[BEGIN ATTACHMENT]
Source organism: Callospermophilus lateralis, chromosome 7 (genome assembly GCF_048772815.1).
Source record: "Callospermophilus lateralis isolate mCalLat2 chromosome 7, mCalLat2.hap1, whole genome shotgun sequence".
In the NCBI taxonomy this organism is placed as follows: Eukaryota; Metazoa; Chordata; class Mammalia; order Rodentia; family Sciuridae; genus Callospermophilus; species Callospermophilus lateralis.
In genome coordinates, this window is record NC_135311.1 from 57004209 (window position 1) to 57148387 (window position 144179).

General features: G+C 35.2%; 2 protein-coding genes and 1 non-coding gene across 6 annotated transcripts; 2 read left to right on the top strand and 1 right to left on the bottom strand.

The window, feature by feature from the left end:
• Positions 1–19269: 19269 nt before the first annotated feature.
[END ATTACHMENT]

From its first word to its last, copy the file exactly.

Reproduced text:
Source organism: Callospermophilus lateralis, chromosome 7 (genome assembly GCF_048772815.1).
Source record: "Callospermophilus lateralis isolate mCalLat2 chromosome 7, mCalLat2.hap1, whole genome shotgun sequence".
In the NCBI taxonomy this organism is placed as follows: Eukaryota; Metazoa; Chordata; class Mammalia; order Rodentia; family Sciuridae; genus Callospermophilus; species Callospermophilus lateralis.
In genome coordinates, this window is record NC_135311.1 from 57004209 (window position 1) to 57148387 (window position 144179).

General features: G+C 35.2%; 2 protein-coding genes and 1 non-coding gene across 6 annotated transcripts; 2 read left to right on the top strand and 1 right to left on the bottom strand.

The window, feature by feature from the left end:
• Positions 1–19269: 19269 nt before the first annotated feature.